I absolutely adore the concert footage from the 70s where you did not know how the song was going to go, because Ritchie was so unpredictable (and so was Jon!) – THAT’s the danger I miss in the band. Steve brought some of it back before things became too organized again in the later half of his tenure, but at least Mk 7 kept things fresh and interesting, I felt. Say what you will of Steve, but you can’t fault him for not being an original, just like Ritchie!

  34. 34
    Gregster says:


    Age doesn’t matter, only appreciation of good music.

    The cost of ticket-prices now-days to see a top-tier-act, also means that you don’t want to see anyone falling-off-a-cliff whilst trying to improvise something new over a tune.

    It can be done well & easy in a jazz-club with friends & a crowd of 150 people, but 5,000+ crowds that have paid over $100:00 for a ticket prefer less mistakes to be heard, & so safe-bet soloing with some small variations are to be warranted at best.

    It’s one thing to take a chance & blow-it, but you also take the rest-of-the-band down with you, & that’s unprofessional & creates bad-press. There’s a limit to how much you can play around, & the band has to be somewhat familiar with the territory you might tread, to keep it all together.

    Even Mk-II in the early days were revisiting familiar territory by the time MiJ was recorded. This makes the even earlier shows better choices for on-the-spot improvisations. Jon was always a sure-bet, as he was a top-tier musician at a very young age, & his improvisations were always awesome, especially when you hear him unstick himself from a self-made trap / accident. RB less so, but he was exciting when going for it, but didn’t have the finesse or knowing of Jon imo.

    Those were the days !

    Peace !

  35. 35
    Uwe Hornung says:

    Jon could emulate Ritchie’s runs, but not vice versa. And a lot of that stuff was actually pre-rehearsed (if not to the last note). Still, in their 20-30 minutes jam-extravaganzas of Mandrake Root, Wring That Neck or Paint It Black (later on: Space Trucking of course), Purple could sometimes achieve collective improvisational bliss though self-adulation for their own technical skills was never too far away. But in the 70ies audiences granted a band that (self-)indulgence. It set Purple apart from the rest of the heavy rock pack, elevated their audience to being something more than just mindless headbangers AND had Purple catch considerable flak from music critics who thought it all a bit too masturbatory – but album sales don’t lie and to me DP’s improvisational character was always something that attracted me to them. Granted, Zep were more esoteric, Sabbath were nastier, Heep had catchier melodies and Quo were more infectious heads-down-boogie, but Purple could jam like none of these bands.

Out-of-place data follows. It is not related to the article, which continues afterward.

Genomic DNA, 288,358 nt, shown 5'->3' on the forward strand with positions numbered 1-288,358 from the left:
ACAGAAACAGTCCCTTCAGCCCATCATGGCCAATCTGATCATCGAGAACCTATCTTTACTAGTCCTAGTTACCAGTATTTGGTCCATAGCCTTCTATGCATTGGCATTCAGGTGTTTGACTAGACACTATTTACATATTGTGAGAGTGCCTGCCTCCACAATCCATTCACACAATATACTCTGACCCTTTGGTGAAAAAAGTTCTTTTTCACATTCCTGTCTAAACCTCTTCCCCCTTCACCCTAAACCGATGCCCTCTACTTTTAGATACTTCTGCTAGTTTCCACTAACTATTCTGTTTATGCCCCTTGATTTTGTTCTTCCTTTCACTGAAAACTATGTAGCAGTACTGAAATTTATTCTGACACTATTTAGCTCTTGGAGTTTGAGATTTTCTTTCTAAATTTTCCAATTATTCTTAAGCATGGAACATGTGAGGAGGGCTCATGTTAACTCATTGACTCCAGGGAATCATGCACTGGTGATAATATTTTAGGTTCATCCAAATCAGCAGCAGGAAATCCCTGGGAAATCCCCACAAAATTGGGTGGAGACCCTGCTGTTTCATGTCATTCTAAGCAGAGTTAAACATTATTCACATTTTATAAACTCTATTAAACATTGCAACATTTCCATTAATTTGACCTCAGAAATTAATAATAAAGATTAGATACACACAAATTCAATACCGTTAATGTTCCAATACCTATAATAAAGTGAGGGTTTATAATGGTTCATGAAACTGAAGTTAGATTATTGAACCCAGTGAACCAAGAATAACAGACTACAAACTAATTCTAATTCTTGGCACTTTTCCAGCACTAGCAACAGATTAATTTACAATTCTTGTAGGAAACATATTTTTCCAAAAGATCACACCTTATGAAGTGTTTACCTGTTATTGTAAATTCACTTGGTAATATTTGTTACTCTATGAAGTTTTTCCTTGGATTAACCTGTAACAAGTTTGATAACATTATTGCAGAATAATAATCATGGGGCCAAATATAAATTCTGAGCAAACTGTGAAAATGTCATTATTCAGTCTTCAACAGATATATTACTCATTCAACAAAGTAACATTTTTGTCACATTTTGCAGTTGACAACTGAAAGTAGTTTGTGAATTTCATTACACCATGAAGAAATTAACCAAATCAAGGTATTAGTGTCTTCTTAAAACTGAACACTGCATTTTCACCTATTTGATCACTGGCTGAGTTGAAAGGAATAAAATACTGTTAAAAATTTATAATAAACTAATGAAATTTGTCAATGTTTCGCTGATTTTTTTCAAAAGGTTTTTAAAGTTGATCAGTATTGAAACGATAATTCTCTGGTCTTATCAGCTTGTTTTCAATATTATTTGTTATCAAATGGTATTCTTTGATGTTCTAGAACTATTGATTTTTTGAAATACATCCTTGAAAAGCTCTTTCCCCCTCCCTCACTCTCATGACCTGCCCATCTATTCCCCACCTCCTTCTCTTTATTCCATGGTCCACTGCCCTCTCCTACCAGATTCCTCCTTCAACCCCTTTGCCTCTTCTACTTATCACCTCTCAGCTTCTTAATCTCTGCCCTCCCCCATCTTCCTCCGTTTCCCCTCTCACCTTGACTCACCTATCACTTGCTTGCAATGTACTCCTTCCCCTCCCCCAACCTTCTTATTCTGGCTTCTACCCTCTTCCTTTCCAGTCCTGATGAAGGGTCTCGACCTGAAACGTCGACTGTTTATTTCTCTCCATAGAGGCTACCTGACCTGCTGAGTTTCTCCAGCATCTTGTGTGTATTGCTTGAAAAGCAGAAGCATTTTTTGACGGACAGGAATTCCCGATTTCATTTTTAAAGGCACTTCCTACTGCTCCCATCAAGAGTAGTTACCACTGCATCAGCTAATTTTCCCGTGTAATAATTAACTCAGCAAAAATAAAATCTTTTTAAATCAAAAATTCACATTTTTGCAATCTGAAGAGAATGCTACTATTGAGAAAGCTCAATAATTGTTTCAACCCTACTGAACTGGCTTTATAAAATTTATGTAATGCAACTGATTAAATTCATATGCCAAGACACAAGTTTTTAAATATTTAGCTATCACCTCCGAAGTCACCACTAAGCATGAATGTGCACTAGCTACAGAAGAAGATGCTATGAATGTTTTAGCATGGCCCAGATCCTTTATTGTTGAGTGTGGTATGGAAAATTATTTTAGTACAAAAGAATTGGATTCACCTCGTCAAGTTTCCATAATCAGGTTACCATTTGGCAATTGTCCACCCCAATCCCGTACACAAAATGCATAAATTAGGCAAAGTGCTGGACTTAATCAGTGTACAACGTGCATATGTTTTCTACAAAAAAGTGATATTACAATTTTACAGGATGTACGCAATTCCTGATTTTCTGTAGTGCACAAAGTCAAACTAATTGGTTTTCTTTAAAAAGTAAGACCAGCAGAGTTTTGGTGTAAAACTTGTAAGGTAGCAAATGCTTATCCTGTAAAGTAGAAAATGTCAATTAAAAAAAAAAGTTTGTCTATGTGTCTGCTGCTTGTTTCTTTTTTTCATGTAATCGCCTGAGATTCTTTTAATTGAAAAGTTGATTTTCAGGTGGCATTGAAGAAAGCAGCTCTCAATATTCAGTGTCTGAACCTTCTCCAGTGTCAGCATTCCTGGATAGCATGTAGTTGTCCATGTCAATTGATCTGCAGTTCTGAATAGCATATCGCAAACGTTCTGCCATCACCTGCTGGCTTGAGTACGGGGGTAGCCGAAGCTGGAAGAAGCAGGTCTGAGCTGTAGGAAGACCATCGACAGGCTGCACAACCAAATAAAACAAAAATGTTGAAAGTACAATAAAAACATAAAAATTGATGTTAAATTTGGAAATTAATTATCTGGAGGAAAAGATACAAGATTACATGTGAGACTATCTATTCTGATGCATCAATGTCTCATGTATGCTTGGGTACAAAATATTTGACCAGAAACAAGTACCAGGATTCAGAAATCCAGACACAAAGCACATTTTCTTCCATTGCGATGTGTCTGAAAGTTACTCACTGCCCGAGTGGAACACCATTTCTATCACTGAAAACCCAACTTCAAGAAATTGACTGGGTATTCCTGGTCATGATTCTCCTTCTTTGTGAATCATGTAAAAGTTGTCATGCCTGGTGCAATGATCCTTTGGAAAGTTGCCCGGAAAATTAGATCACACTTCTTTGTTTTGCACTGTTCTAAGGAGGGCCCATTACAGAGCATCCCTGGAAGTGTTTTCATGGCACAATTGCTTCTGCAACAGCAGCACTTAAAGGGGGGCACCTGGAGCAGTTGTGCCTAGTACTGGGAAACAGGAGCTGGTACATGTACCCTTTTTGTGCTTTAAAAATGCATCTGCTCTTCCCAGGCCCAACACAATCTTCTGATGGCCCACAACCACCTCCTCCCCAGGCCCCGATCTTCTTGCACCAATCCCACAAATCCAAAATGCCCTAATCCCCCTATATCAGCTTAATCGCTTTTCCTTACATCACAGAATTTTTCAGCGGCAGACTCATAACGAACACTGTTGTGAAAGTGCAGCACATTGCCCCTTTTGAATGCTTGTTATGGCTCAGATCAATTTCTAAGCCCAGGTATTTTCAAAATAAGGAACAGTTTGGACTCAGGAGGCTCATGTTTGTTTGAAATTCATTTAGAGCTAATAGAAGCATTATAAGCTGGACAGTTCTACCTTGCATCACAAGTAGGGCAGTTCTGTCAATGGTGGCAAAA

And yes, Jon was lovely covering his own mistakes! I always enjoyed it when that happened.

    By the time MiJ was recorded, Purple were not so much an improvisational unit anymore, but a well-oiled machine that could confidently deliver the Purple sound with energy, abandon and precision anytime/in their sleep (they had been playing pretty much the same set for 18 months by then). The MiJ performances are a prime lesson in finely tuned and controlled franticness – if there is such a thing!

  36. 36
    Uwe Hornung says:

    I was writing nonsense – 18 months? Less than 8 months more likely, somehow I added another year, but Machine Head only came out late March 1972 and the first Japanese tour was in August that year. Given the amount of gigs they did though, they still had played the set often enough to do it in their sleep by then.

  37. 37
    MacGregor says:

    The art of improvising indeed, it is a fine line. Something coming from nowhere to a train wreck of all proportions. Well that is looking at both ends of the spectrum. I do feel the musicians from that era just wanted to become more sophisticated at what they do, composition wise. Sure there were bands that still carried on for a while, what about that band Henry Cow, improvising is pretty well all they did wasn’t it? The avant-garde artists from wherever they did emerge from, stumbling around, tinkering with this & that, it can be fun but how long does that last. Sure a lot of it with some bands was pre rehearsed, after all they have to ‘know’ when to bring it all together again, a certain cue here or there, a look of surprise or disdain, ha ha ha. All good fun most of the time but how many of the bands that we enjoy look back & and wonder ‘what the hell were we doing there’? It doesn’t matter. it was the 60’s & 70’s after all. I remember hearing some folks talking after witnessing John McLaughlin’s Fourth Dimension band in 2015. Their comments were, ‘it was good, but man they don’t play like they used to’, meaning free form improvising & going out on a limb etc. Look how Pink Floyd changed from the late 60’s into the 1970’s. Personally I find improvising wonderful & there is no better high than creating something from nothing Compared to playing songs all the time, that is good for discipline etc but a tad boring on the other ‘creative’ levels. Evolution indeed. Cheers.

  38. 38
    Gregster says:


    Don’t forget that the boys were playing some tunes that went onto MH 6-months or more prior to its release in 1971…

    And tunes like “Space Truckin'” were always a nod to the 1st few records with the “vamp” at the end…You’ll always hear segments / phrases from Mk-1 tunes within that “anything goes” 15-minutes, depending on what album / bootleg you have, but certainly the “vamp” is what evolved from ” MR,WtN, & PiB”.

    And “You fool no one” was heading in that direction too, with long solo sections which were awesome. This shortened “Space Truckin'”s length, since I think by this time RB was over it, which is tragic, as it’s a great platform to stretch-out differently from, every other might imo…But if you’re not having fun any-more…

    Peace !